# an example of a continuous function whose Fourier series diverges at a dense set of points

Please give me a link to a reference for an example of a continuous function whose Fourier series diverges at a dense set of points. (given by Du Bois-Reymond). I couldn't find this in Wikipedia.

As I mentioned in comments below, Kolmogorov's example is for a discontinuous function in $L^1$.

For a continuous function whose Fourier series diverges at all rational multiples of $2\pi$ (and hence on a dense set) see Katznelson's book: An Introduction to Harmonic Analysis Chapter 2, Remark after proof of Theorem 2.1. Note that the Fourier series of such a continuous function still converges almost everywhere by Carleson's theorem.

• Why the function in Katznelson's book doesn't satisfy Fourier's Theorem? I know it is continuous but I suppose I can't derive it term by term to check if the derivate is piecewise continuous. Jul 13, 2020 at 22:20

Actually, such an almost-everywhere divergent Fourier series was constructed by Kolmogorov.

For an explicit example, you can consider a Riesz product of the form:

$$\prod_{k=1}^\infty \left( 1+ i \frac{\cos 10^k x}{k}\right)$$

which is divergent. For more examples, see here and here.

Edit: (response to comment). Yes, you are right, du Bois Reymond did indeed construct the examples of Fourier series diverging at a dense set of points. However the result of Kolmogorov is stronger in that it gives almost everywhere divergence.

The papers of du Bois Reymond are:

Ueber die Fourierschen Reihen

• @George S. : It is given in this link www-history.mcs.st-and.ac.uk/history/Biographies/… that Du Bois-Reymond gave such function. Dec 19, 2010 at 11:26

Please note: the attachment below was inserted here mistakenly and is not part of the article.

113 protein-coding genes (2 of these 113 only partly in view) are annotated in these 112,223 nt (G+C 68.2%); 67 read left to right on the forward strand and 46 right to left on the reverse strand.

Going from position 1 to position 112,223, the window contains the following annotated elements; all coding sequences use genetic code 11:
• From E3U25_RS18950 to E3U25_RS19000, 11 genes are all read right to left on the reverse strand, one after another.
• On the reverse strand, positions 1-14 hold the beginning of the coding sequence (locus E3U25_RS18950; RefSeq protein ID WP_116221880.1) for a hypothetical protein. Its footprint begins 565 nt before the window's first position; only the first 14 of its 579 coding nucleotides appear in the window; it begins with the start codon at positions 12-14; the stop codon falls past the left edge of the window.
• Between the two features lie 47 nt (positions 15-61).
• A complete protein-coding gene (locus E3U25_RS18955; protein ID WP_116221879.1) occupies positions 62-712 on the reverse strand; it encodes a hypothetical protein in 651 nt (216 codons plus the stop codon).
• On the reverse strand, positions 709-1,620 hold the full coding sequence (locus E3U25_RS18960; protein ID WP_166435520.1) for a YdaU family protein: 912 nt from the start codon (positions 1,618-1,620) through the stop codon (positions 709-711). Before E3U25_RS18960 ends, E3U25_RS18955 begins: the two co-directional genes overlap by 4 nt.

• @J.M. : I am not able to read them as they are not in english. Please suggest where to search for english versions. Also is the function given by Du Bois Reymond continuous everywhere ? Dec 19, 2010 at 12:37
• @J.M. : What is concept on which the result is based on ? Dec 19, 2010 at 12:38
• @Rajesh: Ask George; I only cleaned up his answer a bit. Dec 19, 2010 at 12:42
• @George. Kolmogorov's example is for an $L^1$ function, not continuous. By a famous theorem of Carleson, for a continuous function, the Fourier series converges almost everywhere.
– TCL
Dec 19, 2010 at 16:13

Kolmogorov improved his result to a Fourier series diverging everywhere. Original papers, in French:

Kolmogorov, A. N.: Une série de Fourier-Lebesgue divergente presque partout, Fund. Math., 4, 324-328 (1923).

Kolmogorov, A. N.: Une série de Fourier-Lebesgue divergente partout, Comptes Rendus, 183, 1327-1328 (1926).